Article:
Some of us in the North might think most of the barriers have been broken through.  In many ways, it is true: particularly in urban areas there is a cheek-by-jowl existence with persons of varied racial backgrounds that forces us to live and work together in a semblance of harmony.  We joke and share stories with persons of other ethnic backgrounds almost every day; yet, when we socialize or meet for lunch, we too often go our separate ways.

In Wisconsin, we should be particularly ashamed.  Just a few days before April 4, the Annie E. Casey Foundation published a report ranking the Badger State the “worst” among the 50 states for black children in an index measuring 12 key indicators at various stages of life, including home situation, educational skills and income.

The report is a true indictment of our state’s failure to deal effectively with this economic and social inequity.  It only confirms what most of us have known for years.

Sadly, the policies being expressed among our leaders in Madison will do nothing but exacerbate the situation.  Governor Scott Walker and Republican-controlled Legislature have cut several avenues to better health care by refusing to expand Medicaid while cutting back on BadgerCare.  It has further sliced such benefits as FoodShare that assist poor families; it has taken steps that have weakened the Milwaukee Public School system.  None of the actions of the current Administration will do anything but to make the inequities facing African-Americans grow worse.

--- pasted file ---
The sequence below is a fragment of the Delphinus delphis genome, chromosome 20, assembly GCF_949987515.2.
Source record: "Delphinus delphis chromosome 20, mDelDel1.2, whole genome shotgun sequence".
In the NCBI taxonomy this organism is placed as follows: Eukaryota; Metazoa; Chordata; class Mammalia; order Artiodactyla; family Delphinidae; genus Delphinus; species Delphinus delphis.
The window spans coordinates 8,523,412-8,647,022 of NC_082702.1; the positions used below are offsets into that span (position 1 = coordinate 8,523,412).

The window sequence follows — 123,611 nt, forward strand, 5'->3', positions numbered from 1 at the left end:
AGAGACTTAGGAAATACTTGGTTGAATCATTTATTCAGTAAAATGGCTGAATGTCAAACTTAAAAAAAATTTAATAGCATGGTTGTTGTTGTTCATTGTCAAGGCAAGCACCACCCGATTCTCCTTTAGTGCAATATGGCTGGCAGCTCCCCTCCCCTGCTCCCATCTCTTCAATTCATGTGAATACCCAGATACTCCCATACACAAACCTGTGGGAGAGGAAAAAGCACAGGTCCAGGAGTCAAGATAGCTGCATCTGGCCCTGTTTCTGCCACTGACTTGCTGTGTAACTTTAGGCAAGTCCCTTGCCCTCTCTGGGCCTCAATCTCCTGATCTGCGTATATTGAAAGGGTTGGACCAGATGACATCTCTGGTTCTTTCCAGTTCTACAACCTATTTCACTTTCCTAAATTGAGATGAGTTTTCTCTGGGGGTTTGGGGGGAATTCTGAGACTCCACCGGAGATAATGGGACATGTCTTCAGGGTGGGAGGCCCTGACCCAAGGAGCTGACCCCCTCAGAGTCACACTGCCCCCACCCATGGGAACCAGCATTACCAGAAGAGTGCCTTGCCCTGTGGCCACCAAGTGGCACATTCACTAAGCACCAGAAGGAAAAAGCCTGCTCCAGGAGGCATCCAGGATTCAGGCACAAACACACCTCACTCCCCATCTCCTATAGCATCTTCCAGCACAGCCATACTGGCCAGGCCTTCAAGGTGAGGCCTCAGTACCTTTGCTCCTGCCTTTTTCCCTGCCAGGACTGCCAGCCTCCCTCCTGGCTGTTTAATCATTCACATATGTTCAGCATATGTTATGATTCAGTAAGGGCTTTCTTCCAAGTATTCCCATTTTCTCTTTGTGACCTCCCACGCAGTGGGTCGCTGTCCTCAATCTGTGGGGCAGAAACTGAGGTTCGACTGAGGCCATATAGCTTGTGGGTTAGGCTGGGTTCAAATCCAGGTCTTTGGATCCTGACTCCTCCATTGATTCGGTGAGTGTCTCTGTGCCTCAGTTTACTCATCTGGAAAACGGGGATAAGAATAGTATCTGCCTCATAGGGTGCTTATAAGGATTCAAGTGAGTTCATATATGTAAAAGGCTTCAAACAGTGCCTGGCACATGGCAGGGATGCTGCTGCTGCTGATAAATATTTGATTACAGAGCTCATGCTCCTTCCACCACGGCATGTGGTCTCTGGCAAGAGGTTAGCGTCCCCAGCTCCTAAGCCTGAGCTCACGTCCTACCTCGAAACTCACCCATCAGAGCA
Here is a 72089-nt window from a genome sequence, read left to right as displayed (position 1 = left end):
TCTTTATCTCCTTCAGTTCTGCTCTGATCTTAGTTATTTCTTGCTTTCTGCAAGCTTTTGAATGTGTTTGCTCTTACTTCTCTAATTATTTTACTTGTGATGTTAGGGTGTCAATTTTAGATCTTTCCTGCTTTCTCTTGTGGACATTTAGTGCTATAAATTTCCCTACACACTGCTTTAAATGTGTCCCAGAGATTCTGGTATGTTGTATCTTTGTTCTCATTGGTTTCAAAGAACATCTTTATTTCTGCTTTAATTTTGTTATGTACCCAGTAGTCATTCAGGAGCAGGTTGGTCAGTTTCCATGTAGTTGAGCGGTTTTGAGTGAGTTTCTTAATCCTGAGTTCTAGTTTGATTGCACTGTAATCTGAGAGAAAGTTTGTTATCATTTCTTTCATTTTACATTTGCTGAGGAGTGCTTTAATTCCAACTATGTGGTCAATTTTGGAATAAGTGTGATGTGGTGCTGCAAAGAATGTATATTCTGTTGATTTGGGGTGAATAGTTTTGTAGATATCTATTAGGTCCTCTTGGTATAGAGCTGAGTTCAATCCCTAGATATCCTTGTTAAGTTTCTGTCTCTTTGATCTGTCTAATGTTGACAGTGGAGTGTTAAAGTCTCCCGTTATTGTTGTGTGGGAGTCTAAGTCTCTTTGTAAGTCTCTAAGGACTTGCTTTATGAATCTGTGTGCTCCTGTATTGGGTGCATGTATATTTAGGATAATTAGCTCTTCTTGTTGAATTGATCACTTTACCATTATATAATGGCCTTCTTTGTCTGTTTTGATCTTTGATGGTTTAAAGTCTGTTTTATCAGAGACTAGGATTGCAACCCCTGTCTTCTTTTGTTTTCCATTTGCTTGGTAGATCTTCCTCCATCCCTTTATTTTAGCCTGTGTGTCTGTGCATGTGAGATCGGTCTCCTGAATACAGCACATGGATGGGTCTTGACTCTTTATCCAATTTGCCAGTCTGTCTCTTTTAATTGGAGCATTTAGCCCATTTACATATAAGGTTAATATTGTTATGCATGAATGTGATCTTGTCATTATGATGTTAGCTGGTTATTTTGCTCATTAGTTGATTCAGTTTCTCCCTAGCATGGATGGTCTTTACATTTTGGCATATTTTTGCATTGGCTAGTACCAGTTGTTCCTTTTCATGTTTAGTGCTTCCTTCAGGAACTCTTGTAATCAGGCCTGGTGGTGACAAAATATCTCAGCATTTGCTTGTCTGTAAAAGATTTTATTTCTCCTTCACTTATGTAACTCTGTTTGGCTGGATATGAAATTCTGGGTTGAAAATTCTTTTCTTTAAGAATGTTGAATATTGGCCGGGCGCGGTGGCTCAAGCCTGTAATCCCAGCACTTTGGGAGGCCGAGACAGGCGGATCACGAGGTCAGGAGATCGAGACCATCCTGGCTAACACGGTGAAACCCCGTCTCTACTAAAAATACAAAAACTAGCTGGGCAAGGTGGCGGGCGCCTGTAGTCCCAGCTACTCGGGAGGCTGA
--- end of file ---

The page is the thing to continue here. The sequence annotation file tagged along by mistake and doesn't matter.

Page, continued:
You may hear occasional platitudes from Walker and Rep. Paul Ryan (the Wisconsin Republican who heads the House Budget Committee) honoring Dr. King, but don’t accept such hypocrisy.  Perhaps, if they were being honest with us, they’d sound more like Red in that hotel coffee shop in 1968.  Ken Germanson, April 4, 2014

A Packers’ fan shares wife’s lament over wiping out over half of figure-skating television show

My wife is among the many dedicated fans of figure skating in the Milwaukee area who were disappointed when the Journal Sentinel’s Channel Four nearly totally obliterated an NBS Sports figure-skating competition with its coverage of Sunday’s snow storm.

After showing only four skaters, Channel Four chose to replace coverage of the two-hour show with “Storm Team 4” on the job, its helicopters hovering over sections of highways, both where traffic was moving steadily and of accident machines.  From then on Channel Four neglected returning to NBC’s coverage of figure-skating and chose instead to repeat showing the same storm scenes again and again.

“That wouldn’t have happened if it was Packers’ game,” my wife intuitively said.